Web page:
Overall, I liked this book well enough. If I had a hard copy I'd donate it to the school and the teens would like it even more than I and I would feel comfortable letting them read it.
Side note: The cover art was kind of chitzy. Would it have been that hard to find a stock picture of the Portland skyline to have in front of the girl? It would add to the whole, "Hey! This is set in my area! I think I'll read it!" feeling that prompts people to buy local authors. ...more
I really need to be less of a completest. You are not required to read a whole series just because you reAll I can say is, "At least it's over with."
I really need to be less of a completest. You are not required to read a whole series just because you read the first book.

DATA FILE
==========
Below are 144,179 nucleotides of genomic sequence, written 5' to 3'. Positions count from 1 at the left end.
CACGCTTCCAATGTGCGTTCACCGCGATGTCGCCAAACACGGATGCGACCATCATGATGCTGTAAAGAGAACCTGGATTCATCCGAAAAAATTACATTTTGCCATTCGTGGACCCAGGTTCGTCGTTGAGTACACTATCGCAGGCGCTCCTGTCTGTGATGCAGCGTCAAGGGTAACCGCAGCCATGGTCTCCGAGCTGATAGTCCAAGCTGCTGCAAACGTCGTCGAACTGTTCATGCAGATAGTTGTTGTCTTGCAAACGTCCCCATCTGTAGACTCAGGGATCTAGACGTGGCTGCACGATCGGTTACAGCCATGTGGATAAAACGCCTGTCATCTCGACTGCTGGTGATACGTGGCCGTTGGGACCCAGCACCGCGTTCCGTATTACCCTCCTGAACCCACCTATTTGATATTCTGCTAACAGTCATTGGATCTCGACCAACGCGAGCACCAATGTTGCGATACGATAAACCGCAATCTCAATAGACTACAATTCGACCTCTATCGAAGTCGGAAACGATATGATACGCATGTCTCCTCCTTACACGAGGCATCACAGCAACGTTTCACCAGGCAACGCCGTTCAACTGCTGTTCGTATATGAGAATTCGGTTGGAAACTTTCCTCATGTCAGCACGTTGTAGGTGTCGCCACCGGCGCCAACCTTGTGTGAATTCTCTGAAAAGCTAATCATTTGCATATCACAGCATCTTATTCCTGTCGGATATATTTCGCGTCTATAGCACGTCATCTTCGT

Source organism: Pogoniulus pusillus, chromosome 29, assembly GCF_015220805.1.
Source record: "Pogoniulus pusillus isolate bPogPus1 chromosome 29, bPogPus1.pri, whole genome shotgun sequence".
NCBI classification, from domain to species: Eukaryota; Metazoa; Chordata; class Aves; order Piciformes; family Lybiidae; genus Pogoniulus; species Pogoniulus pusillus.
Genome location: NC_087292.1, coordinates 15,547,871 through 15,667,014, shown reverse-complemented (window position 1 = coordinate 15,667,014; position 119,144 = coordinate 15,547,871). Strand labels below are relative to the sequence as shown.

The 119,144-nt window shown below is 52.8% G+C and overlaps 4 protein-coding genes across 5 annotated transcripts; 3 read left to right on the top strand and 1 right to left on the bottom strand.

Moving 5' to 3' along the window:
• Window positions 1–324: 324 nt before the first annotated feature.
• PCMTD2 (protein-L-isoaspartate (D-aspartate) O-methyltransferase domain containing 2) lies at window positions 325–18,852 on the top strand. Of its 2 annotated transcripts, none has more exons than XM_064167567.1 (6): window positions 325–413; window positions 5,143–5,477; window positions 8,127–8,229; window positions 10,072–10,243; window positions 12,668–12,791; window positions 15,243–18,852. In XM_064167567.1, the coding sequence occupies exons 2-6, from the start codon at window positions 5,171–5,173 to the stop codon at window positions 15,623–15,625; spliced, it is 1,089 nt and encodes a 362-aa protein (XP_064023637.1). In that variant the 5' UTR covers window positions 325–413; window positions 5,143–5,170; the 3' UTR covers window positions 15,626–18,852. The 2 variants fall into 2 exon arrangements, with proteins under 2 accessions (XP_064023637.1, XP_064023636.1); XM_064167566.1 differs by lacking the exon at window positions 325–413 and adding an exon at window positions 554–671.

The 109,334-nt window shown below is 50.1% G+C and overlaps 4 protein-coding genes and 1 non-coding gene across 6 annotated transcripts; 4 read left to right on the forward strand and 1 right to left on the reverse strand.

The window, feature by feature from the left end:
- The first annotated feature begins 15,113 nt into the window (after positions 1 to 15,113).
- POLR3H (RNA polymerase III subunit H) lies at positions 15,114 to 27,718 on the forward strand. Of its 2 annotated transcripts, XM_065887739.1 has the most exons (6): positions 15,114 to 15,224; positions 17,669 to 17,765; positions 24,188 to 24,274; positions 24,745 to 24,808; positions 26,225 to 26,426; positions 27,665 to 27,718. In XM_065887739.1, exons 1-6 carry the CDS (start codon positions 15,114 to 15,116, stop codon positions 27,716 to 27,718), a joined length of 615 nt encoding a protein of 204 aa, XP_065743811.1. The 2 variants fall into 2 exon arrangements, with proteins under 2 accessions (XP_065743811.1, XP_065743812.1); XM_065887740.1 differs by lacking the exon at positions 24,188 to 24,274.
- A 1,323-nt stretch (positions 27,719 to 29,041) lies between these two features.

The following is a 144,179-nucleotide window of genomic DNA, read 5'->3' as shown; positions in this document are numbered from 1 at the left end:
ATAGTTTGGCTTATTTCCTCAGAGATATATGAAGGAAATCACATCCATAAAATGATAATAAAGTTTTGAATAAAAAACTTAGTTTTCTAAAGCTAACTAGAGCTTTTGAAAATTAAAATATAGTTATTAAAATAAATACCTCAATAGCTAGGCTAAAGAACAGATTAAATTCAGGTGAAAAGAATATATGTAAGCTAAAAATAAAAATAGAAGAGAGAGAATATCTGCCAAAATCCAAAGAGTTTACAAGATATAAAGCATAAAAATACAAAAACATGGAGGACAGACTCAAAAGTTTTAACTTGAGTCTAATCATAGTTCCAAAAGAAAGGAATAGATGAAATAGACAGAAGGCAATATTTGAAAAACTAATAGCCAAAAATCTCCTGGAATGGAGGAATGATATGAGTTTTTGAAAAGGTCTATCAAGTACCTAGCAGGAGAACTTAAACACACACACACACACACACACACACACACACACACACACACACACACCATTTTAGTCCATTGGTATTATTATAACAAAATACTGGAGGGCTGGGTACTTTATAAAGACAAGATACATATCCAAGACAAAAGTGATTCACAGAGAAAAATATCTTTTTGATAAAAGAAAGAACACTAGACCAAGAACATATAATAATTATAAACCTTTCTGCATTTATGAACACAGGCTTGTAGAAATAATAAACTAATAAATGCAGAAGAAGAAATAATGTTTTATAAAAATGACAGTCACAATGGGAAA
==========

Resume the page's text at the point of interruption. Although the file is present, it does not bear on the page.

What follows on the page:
There are so many plot holes in this story. And while everybody conveniently lives happily ever after, how they got there is either unexplained or implausible. Please don't mistake omission of information for subtlety.
When I'm done with the current pile of teen schlock I have checked out I'm going back to grown-up books for awhile. Maybe in a few years YA authors will figure out that teens care about more than romance and descriptions of pretty clothes. ...more
I liked this book a tiny bit better than Matched, but not enough to give it another star. Since this story is told from Ky's point of view as much asI liked this book a tiny bit better than Matched, but not enough to give it another star. Since this story is told from Ky's point of view as much as Cassia's, it isn't a complete yawn-fest of waiting for Cassia to stop whining about how much she misses Ky. Ky actually occasionally focuses on other things, like helping others, putting together his past, and... you know... trying to LIVE. He wants to find her, but doesn't immediately go for everything she suggests/insists upon/wants.